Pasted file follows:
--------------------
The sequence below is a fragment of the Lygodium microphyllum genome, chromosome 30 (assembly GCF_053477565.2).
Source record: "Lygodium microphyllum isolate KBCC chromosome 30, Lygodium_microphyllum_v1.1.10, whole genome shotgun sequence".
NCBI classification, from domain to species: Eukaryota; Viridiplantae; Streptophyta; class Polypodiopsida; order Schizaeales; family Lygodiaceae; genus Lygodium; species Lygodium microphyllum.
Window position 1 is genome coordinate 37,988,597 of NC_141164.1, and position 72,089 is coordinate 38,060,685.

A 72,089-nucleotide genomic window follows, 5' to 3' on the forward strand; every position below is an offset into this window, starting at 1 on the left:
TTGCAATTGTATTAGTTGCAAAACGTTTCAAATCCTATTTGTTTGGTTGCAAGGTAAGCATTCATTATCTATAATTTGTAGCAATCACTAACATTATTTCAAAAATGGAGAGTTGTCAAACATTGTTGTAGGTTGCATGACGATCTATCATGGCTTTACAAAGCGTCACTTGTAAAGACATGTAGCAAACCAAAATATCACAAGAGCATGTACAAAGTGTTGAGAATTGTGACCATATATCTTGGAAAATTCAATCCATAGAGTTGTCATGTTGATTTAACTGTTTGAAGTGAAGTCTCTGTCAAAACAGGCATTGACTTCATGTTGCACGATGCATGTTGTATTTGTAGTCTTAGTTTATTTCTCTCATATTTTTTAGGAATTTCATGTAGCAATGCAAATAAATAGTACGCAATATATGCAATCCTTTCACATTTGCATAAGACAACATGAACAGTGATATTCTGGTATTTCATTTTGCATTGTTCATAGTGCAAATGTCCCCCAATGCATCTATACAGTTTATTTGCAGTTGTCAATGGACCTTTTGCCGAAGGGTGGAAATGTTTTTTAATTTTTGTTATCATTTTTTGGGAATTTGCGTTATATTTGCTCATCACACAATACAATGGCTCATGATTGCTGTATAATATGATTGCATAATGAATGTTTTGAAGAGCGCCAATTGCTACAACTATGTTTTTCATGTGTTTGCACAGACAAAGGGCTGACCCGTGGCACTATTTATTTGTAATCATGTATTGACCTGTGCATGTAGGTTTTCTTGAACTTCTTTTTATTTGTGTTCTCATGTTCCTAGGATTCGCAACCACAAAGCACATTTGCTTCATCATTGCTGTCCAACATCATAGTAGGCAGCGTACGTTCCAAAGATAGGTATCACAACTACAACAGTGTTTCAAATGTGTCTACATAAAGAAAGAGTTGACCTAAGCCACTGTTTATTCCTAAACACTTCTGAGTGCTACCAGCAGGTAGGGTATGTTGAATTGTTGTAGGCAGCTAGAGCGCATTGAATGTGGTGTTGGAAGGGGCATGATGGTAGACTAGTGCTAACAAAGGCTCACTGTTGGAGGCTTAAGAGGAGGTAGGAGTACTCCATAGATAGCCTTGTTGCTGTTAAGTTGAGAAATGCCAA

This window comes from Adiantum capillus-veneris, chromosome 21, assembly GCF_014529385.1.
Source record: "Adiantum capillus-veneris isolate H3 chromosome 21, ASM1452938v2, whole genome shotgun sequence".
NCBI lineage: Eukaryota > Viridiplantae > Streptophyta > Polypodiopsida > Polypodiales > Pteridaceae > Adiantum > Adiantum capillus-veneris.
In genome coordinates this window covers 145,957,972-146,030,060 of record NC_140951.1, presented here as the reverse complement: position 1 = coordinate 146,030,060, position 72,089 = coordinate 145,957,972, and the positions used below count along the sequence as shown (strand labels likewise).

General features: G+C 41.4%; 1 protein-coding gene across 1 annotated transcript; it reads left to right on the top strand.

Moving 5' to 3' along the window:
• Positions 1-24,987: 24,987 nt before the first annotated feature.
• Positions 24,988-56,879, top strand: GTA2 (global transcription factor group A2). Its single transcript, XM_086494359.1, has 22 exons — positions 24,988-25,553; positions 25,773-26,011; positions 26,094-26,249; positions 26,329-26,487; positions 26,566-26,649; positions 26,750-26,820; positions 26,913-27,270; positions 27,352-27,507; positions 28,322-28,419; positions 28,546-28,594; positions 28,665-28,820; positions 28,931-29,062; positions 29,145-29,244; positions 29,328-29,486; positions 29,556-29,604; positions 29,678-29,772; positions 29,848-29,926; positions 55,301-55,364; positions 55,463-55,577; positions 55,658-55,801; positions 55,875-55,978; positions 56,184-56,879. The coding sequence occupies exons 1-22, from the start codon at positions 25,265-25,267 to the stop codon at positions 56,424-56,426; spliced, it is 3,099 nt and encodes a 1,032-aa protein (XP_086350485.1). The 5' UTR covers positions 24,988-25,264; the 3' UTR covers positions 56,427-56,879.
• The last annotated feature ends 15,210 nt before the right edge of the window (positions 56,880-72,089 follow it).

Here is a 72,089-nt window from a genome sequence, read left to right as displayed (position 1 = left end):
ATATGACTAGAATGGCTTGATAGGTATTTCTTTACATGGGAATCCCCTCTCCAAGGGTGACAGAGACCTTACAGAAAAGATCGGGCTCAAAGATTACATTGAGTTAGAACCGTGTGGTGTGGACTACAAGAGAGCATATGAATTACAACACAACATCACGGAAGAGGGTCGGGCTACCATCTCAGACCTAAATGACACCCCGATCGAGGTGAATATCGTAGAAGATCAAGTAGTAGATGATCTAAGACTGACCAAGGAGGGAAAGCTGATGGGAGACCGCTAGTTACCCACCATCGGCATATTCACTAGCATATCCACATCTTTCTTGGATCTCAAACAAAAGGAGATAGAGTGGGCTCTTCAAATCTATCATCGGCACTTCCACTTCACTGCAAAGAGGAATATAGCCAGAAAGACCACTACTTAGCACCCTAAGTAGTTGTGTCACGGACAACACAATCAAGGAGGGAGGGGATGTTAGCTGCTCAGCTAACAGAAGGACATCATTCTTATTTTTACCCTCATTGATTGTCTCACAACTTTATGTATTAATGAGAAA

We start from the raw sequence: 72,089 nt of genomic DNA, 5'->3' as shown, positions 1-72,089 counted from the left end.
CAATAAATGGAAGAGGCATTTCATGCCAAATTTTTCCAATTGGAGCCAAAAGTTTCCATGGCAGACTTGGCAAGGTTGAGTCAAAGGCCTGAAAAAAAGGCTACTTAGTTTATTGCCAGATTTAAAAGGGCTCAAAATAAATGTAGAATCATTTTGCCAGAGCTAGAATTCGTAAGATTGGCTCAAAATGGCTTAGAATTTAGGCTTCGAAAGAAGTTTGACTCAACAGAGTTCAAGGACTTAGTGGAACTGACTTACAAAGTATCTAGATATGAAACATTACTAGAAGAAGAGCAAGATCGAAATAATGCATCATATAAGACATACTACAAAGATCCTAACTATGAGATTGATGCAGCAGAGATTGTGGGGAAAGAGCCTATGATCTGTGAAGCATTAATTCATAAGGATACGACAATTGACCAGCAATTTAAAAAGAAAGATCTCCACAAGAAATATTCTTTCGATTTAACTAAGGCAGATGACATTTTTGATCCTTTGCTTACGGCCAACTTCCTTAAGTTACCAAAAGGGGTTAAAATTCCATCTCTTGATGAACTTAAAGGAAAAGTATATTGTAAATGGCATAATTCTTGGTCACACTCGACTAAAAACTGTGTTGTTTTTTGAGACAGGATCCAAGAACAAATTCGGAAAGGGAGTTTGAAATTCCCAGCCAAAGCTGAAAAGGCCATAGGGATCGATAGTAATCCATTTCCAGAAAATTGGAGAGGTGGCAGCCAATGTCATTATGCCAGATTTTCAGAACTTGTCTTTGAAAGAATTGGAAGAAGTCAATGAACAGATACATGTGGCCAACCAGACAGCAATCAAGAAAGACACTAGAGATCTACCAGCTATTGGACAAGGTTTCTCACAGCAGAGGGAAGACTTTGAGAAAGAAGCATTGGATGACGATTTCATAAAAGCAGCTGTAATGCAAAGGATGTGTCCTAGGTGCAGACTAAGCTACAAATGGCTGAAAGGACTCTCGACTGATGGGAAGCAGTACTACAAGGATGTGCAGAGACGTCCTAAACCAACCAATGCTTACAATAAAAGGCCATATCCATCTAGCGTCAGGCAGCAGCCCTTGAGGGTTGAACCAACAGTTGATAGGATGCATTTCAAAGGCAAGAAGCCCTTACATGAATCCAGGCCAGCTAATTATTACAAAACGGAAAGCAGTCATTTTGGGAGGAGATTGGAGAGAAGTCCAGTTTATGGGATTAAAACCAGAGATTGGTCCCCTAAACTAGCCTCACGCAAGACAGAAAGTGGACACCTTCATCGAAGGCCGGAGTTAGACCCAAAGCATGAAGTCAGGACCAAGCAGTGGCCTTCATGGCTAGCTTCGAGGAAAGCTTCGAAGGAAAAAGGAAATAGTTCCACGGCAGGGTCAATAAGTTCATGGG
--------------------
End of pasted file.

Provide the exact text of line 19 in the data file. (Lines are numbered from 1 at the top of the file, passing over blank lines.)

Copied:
CAATAAATGGAAGAGGCATTTCATGCCAAATTTTTCCAATTGGAGCCAAAAGTTTCCATGGCAGACTTGGCAAGGTTGAGTCAAAGGCCTGAAAAAAAGGCTACTTAGTTTATTGCCAGATTTAAAAGGGCTCAAAATAAATGTAGAATCATTTTGCCAGAGCTAGAATTCGTAAGATTGGCTCAAAATGGCTTAGAATTTAGGCTTCGAAAGAAGTTTGACTCAACAGAGTTCAAGGACTTAGTGGAACTGACTTACAAAGTATCTAGATATGAAACATTACTAGAAGAAGAGCAAGATCGAAATAATGCATCATATAAGACATACTACAAAGATCCTAACTATGAGATTGATGCAGCAGAGATTGTGGGGAAAGAGCCTATGATCTGTGAAGCATTAATTCATAAGGATACGACAATTGACCAGCAATTTAAAAAGAAAGATCTCCACAAGAAATATTCTTTCGATTTAACTAAGGCAGATGACATTTTTGATCCTTTGCTTACGGCCAACTTCCTTAAGTTACCAAAAGGGGTTAAAATTCCATCTCTTGATGAACTTAAAGGAAAAGTATATTGTAAATGGCATAATTCTTGGTCACACTCGACTAAAAACTGTGTTGTTTTTTGAGACAGGATCCAAGAACAAATTCGGAAAGGGAGTTTGAAATTCCCAGCCAAAGCTGAAAAGGCCATAGGGATCGATAGTAATCCATTTCCAGAAAATTGGAGAGGTGGCAGCCAATGTCATTATGCCAGATTTTCAGAACTTGTCTTTGAAAGAATTGGAAGAAGTCAATGAACAGATACATGTGGCCAACCAGACAGCAATCAAGAAAGACACTAGAGATCTACCAGCTATTGGACAAGGTTTCTCACAGCAGAGGGAAGACTTTGAGAAAGAAGCATTGGATGACGATTTCATAAAAGCAGCTGTAATGCAAAGGATGTGTCCTAGGTGCAGACTAAGCTACAAATGGCTGAAAGGACTCTCGACTGATGGGAAGCAGTACTACAAGGATGTGCAGAGACGTCCTAAACCAACCAATGCTTACAATAAAAGGCCATATCCATCTAGCGTCAGGCAGCAGCCCTTGAGGGTTGAACCAACAGTTGATAGGATGCATTTCAAAGGCAAGAAGCCCTTACATGAATCCAGGCCAGCTAATTATTACAAAACGGAAAGCAGTCATTTTGGGAGGAGATTGGAGAGAAGTCCAGTTTATGGGATTAAAACCAGAGATTGGTCCCCTAAACTAGCCTCACGCAAGACAGAAAGTGGACACCTTCATCGAAGGCCGGAGTTAGACCCAAAGCATGAAGTCAGGACCAAGCAGTGGCCTTCATGGCTAGCTTCGAGGAAAGCTTCGAAGGAAAAAGGAAATAGTTCCACGGCAGGGTCAATAAGTTCATGGG